I think ten years is a bit late to memorialize a great record, but it’s probably more appropriate than, say… three years. But better late than never and better ten than a prime number. With that said, not too long ago, one of my favorite records turned “the big one zero” to no noticeable fanfare. I aim to correct that unfortunate oversight.
The record I’m talking about is “Catch Without Arms” by Dredg, a Los Gatos, CA nu-metal band turned alt-metal band turned pop-prog-experimental-art rock band. best I can tell, “Catch Without Arms” was their third release (if we include early EP’s). It was easy to miss, but hard to forget if you didn’t miss it.
A fellow bassist friend of mine from California turned me onto them one evening when they appeared (much to his surprise) on Fuse’s “Oven Fresh” segment. It was the video for their first and only big single, “Bug Eyes” and I’d never heard anything like it. I purchased the record as soon as I could and changed my life in doing so.
While it’s not my favorite record (Sorry, Dredg. “Graceland” by Paul Simon is kind of hard to top.), it is definitely one of the most influential records of my life. As a musician, my playing is informed, influenced, and colored by it to this day.
“Why?”, you ask? Allow me to explain.
Predictably first on the list is the king of unsung limelight; the bass. The songs paint a picture of perfect, yet hardly textbook, bass playing. Bassist Drew Roulette is a model of tasteful restraint, a quality I deem necessary for true greatness on the instrument. You may notice I said, “true greatness” and not “fame”. His contributions range from punchy to smooth. Absent is the flash of percussive slapping and toe-stepping counterpoint most people tend to expect from great bassists. He frequently drops out only to thunder back in at the most unexpectedly perfect moment, like he’s throwing haymakers. He also manages to play oozy synth parts with his right hand while hammering the fretboard of his bass with his left hand.
But, it doesn’t stop there. In lock-step with Mr. Roulette is drummer Dino Campanella. Here, you’ll find airtight groove. But for all his precision, don’t expect robotic or lifeless drumming. Think “quiet professional”. The perfect blend of mechanical and organic. He blends the fundamentals of kick, snare, and hi-hats like an alchemist. I dare you to try sitting completely still when he’s drumming. Then he starts playing piano with his left hand without missing a beat and the area of your brain that processes talent envy bursts into flame within your skull. Yeah, he’s also the band’s pianist.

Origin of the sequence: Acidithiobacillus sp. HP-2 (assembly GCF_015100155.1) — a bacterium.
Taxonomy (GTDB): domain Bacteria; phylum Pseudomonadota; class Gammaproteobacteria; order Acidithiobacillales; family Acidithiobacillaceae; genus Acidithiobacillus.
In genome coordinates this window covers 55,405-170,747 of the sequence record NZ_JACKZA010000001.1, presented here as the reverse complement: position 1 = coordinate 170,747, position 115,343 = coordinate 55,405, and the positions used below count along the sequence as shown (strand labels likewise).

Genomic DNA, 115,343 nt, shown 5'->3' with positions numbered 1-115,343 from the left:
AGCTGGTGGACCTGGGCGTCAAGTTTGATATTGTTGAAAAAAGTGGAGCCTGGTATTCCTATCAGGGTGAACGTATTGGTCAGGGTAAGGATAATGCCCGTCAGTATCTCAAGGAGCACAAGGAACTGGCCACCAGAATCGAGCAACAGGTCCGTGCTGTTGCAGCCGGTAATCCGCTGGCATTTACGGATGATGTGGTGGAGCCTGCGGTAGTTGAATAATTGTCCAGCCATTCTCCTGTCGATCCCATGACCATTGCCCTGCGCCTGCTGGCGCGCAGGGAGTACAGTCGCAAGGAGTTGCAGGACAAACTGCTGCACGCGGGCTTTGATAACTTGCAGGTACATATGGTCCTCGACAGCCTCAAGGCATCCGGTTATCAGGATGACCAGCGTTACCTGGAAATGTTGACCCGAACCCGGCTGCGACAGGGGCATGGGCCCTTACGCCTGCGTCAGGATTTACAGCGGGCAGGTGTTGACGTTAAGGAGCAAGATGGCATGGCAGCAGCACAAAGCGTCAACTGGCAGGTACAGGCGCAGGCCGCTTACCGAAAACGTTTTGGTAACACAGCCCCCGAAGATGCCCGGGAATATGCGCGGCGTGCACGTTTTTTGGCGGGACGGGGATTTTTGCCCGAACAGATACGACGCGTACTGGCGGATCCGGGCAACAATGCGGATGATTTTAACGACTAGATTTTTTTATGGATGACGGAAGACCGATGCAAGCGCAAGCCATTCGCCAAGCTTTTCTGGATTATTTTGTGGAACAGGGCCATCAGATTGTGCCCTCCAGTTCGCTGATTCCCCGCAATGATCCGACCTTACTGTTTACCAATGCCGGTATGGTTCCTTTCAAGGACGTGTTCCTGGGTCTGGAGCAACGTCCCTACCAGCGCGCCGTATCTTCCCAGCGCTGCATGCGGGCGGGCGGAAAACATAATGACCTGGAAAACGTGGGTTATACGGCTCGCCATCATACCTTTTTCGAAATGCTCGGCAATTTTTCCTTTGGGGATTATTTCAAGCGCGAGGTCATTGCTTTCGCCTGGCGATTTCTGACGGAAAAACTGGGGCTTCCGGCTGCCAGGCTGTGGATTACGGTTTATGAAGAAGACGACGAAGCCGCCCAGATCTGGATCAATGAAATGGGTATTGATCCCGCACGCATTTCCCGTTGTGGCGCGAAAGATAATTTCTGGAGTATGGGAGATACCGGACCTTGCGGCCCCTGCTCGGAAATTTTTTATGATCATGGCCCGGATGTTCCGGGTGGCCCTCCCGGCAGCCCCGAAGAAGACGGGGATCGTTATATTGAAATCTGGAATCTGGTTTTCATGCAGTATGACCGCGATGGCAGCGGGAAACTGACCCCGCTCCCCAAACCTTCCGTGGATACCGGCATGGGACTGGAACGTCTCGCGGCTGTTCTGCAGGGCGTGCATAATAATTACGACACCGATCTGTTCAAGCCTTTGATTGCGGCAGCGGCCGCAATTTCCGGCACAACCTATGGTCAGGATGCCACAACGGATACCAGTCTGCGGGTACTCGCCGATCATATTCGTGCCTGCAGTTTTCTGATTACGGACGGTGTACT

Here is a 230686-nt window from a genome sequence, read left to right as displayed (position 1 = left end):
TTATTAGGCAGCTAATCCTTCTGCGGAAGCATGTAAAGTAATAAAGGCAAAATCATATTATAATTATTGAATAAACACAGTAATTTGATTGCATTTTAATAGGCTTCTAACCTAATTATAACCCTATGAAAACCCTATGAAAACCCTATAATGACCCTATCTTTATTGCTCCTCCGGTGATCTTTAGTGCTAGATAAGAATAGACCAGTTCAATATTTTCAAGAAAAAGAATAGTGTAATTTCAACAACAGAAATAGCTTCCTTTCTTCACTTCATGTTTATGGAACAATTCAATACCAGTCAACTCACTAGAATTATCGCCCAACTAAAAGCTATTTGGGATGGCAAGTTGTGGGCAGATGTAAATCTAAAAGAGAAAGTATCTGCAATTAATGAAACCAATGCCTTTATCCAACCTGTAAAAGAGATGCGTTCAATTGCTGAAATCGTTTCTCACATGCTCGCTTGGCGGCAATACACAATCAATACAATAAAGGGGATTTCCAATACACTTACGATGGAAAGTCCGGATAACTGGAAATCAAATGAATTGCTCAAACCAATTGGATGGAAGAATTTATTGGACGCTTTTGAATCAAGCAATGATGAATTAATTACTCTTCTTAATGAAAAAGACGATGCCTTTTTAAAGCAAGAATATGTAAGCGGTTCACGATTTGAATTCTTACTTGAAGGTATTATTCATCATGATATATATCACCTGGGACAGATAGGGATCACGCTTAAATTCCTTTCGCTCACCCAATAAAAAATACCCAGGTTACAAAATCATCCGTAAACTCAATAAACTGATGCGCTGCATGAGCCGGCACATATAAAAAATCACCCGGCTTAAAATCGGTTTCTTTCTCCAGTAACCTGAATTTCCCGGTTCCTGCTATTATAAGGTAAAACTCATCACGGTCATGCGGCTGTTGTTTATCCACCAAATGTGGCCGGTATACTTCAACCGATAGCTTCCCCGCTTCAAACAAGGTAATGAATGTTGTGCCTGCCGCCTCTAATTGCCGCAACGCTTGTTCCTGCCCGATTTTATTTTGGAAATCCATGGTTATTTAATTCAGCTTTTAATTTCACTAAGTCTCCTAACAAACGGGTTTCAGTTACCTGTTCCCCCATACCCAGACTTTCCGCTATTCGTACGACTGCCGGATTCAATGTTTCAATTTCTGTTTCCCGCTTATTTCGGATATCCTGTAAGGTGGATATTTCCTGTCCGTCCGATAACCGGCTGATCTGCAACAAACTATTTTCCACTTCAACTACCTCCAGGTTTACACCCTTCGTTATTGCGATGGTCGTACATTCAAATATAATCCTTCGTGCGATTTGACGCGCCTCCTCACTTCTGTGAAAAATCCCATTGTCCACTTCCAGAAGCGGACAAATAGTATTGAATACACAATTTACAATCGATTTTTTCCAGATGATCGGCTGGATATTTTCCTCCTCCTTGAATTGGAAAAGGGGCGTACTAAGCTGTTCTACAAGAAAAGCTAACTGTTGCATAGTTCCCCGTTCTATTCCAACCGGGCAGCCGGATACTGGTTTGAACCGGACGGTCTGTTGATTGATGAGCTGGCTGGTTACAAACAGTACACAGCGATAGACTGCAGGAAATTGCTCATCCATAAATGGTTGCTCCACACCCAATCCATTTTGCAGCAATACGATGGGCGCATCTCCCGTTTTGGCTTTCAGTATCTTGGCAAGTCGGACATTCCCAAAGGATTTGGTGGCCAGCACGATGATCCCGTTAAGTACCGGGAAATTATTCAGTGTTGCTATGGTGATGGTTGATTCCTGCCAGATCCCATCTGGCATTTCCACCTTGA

Additionally, expect to be assailed by the sound of a lap steel guitar being hammered with a drumstick, wrench, or other unorthodox implement by vocalist Gavin Hayes as the swell builds. Then he hits you with semi-spiritual lyrics that capture both a human self awareness and heady optimism set to ethereal melodies in an almost operatic timbre. From the fear of death to world-weary exhaustion to dogged hope, the sometimes-nebulous lyrics tackle a range of emotions and have seen me through everything from family tragedies to late drives home to breakups to long stoplights.
Then there’s guitarist Mark Engles. If you are unfortunate enough to be unfamiliar with tremolo picking and delay/echo, you will no longer be thus afflicted after this record. He plays equal parts roaring distorted backbone and sparkling crystalline chime. He may not be the obvious multi-instrumentalist that his bandmates are, but he pulls double duty with one guitar. He plays with a barely contained energy channeled from arm to wrist to finger to pick to string.
More importantly than any single line of melody or rhythm, the record as a whole is far greater than the sum of its parts. Each note and every line is a narrow thread in a much broader tapestry. It’s almost like a western interpretation of “Buddhism: The Musical”.
Then there’s the experience of seeing this record performed live…
When I was a boy, my parents would herd my sister and I into the family car and pull off the interstate at the end of a local airport’s runway. We would all get out, lay on the hood, and watch the jetliners take off. We’d huddle together on the warmth of the car’s engine through the hood below while the jets bathed us in sound and fury from above. Seeing Dredg perform “Catch Without Arms” live is not unlike this, provided it’s in an appropriate venue.
But, a word of advice, if I may… Bring cash. You’ll need plenty when you’re throwing it recklessly at the merch booth after the show for any number of shirts designed by the band members (at least two of whom are accomplished artists) and a new favorite hoodie that will later be kept by an ex in the turbulence of a crushing breakup (dammit!).
If you can’t see it live, then buy it on iTunes, lay on your living room floor, hit play, and bask away. Then listen to it in your car. Then listen to it standing up. Lather, rinse, repeat. Ad infinitum.
Me? I’m going to go listen to it now.